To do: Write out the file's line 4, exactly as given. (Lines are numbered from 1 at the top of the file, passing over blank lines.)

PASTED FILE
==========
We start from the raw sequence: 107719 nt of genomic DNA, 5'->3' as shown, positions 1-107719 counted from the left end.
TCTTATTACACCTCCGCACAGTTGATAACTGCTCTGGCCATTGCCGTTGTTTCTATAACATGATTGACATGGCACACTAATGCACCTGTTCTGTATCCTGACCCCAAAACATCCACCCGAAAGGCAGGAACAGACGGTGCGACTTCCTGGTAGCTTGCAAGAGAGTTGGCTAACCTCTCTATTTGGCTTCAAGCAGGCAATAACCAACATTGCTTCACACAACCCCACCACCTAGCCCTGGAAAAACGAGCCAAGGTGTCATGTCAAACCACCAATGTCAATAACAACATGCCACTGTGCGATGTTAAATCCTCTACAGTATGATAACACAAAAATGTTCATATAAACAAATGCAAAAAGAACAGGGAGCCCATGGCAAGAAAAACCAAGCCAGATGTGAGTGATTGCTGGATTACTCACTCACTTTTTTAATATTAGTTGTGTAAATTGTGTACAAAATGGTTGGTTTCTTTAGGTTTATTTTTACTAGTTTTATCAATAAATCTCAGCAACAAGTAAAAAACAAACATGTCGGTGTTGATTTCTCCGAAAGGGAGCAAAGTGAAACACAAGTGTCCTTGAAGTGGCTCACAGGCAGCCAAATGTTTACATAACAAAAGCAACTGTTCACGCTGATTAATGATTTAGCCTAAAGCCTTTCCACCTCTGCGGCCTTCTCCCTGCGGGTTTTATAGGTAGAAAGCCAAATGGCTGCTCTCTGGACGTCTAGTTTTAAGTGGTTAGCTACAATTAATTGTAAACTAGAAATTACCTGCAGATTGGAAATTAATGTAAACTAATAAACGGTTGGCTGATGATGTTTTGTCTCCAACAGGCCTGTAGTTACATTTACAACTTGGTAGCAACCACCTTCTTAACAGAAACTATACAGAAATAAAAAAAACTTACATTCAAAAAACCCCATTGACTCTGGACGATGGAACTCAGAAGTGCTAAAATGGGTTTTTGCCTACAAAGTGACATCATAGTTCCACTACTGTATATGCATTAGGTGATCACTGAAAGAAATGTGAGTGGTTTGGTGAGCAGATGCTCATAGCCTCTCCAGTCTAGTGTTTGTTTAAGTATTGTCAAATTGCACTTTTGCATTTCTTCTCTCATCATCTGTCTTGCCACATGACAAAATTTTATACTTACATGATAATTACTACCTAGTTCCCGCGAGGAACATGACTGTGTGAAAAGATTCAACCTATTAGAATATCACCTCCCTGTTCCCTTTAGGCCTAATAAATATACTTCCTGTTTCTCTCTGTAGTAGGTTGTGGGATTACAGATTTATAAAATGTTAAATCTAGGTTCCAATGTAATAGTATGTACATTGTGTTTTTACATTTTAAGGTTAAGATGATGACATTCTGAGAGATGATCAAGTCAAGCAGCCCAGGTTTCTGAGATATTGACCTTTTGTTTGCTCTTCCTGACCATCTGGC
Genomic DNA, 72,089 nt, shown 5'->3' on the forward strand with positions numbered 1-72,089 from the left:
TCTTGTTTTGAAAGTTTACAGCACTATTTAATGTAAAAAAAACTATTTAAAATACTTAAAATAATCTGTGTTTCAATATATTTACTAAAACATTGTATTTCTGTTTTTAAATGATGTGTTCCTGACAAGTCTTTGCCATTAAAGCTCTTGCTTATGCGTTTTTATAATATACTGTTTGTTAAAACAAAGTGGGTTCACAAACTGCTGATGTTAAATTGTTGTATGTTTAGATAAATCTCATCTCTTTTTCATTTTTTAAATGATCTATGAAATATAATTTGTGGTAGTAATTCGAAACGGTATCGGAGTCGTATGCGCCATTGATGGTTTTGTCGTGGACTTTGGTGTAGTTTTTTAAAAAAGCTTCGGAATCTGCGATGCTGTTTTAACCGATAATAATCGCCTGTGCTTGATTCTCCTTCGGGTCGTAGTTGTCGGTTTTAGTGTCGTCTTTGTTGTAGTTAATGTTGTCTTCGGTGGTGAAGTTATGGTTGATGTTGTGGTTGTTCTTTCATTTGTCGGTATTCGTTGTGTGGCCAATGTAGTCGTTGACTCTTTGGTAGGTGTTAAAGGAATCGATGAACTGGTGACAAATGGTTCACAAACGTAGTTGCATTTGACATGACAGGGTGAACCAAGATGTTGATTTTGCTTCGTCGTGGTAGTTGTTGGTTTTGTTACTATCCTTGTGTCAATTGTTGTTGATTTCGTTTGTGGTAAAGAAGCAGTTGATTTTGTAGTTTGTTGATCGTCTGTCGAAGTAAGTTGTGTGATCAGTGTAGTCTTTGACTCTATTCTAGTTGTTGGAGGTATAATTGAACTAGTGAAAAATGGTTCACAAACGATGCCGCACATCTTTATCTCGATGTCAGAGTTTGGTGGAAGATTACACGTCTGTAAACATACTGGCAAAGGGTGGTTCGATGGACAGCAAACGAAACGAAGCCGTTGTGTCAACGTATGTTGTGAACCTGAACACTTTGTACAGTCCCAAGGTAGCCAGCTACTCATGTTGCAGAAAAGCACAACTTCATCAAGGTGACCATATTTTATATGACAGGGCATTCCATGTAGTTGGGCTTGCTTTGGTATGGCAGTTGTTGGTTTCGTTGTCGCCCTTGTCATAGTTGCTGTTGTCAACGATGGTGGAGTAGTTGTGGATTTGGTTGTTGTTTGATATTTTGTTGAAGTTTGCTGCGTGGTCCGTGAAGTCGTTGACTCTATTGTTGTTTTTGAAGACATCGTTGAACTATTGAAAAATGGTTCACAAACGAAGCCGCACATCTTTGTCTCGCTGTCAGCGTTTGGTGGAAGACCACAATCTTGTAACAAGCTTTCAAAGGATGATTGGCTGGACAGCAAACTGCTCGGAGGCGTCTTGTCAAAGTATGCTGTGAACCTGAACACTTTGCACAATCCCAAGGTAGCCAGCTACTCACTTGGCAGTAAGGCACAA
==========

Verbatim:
TCTTGTTTTGAAAGTTTACAGCACTATTTAATGTAAAAAAAACTATTTAAAATACTTAAAATAATCTGTGTTTCAATATATTTACTAAAACATTGTATTTCTGTTTTTAAATGATGTGTTCCTGACAAGTCTTTGCCATTAAAGCTCTTGCTTATGCGTTTTTATAATATACTGTTTGTTAAAACAAAGTGGGTTCACAAACTGCTGATGTTAAATTGTTGTATGTTTAGATAAATCTCATCTCTTTTTCATTTTTTAAATGATCTATGAAATATAATTTGTGGTAGTAATTCGAAACGGTATCGGAGTCGTATGCGCCATTGATGGTTTTGTCGTGGACTTTGGTGTAGTTTTTTAAAAAAGCTTCGGAATCTGCGATGCTGTTTTAACCGATAATAATCGCCTGTGCTTGATTCTCCTTCGGGTCGTAGTTGTCGGTTTTAGTGTCGTCTTTGTTGTAGTTAATGTTGTCTTCGGTGGTGAAGTTATGGTTGATGTTGTGGTTGTTCTTTCATTTGTCGGTATTCGTTGTGTGGCCAATGTAGTCGTTGACTCTTTGGTAGGTGTTAAAGGAATCGATGAACTGGTGACAAATGGTTCACAAACGTAGTTGCATTTGACATGACAGGGTGAACCAAGATGTTGATTTTGCTTCGTCGTGGTAGTTGTTGGTTTTGTTACTATCCTTGTGTCAATTGTTGTTGATTTCGTTTGTGGTAAAGAAGCAGTTGATTTTGTAGTTTGTTGATCGTCTGTCGAAGTAAGTTGTGTGATCAGTGTAGTCTTTGACTCTATTCTAGTTGTTGGAGGTATAATTGAACTAGTGAAAAATGGTTCACAAACGATGCCGCACATCTTTATCTCGATGTCAGAGTTTGGTGGAAGATTACACGTCTGTAAACATACTGGCAAAGGGTGGTTCGATGGACAGCAAACGAAACGAAGCCGTTGTGTCAACGTATGTTGTGAACCTGAACACTTTGTACAGTCCCAAGGTAGCCAGCTACTCATGTTGCAGAAAAGCACAACTTCATCAAGGTGACCATATTTTATATGACAGGGCATTCCATGTAGTTGGGCTTGCTTTGGTATGGCAGTTGTTGGTTTCGTTGTCGCCCTTGTCATAGTTGCTGTTGTCAACGATGGTGGAGTAGTTGTGGATTTGGTTGTTGTTTGATATTTTGTTGAAGTTTGCTGCGTGGTCCGTGAAGTCGTTGACTCTATTGTTGTTTTTGAAGACATCGTTGAACTATTGAAAAATGGTTCACAAACGAAGCCGCACATCTTTGTCTCGCTGTCAGCGTTTGGTGGAAGACCACAATCTTGTAACAAGCTTTCAAAGGATGATTGGCTGGACAGCAAACTGCTCGGAGGCGTCTTGTCAAAGTATGCTGTGAACCTGAACACTTTGCACAATCCCAAGGTAGCCAGCTACTCACTTGGCAGTAAGGCACAA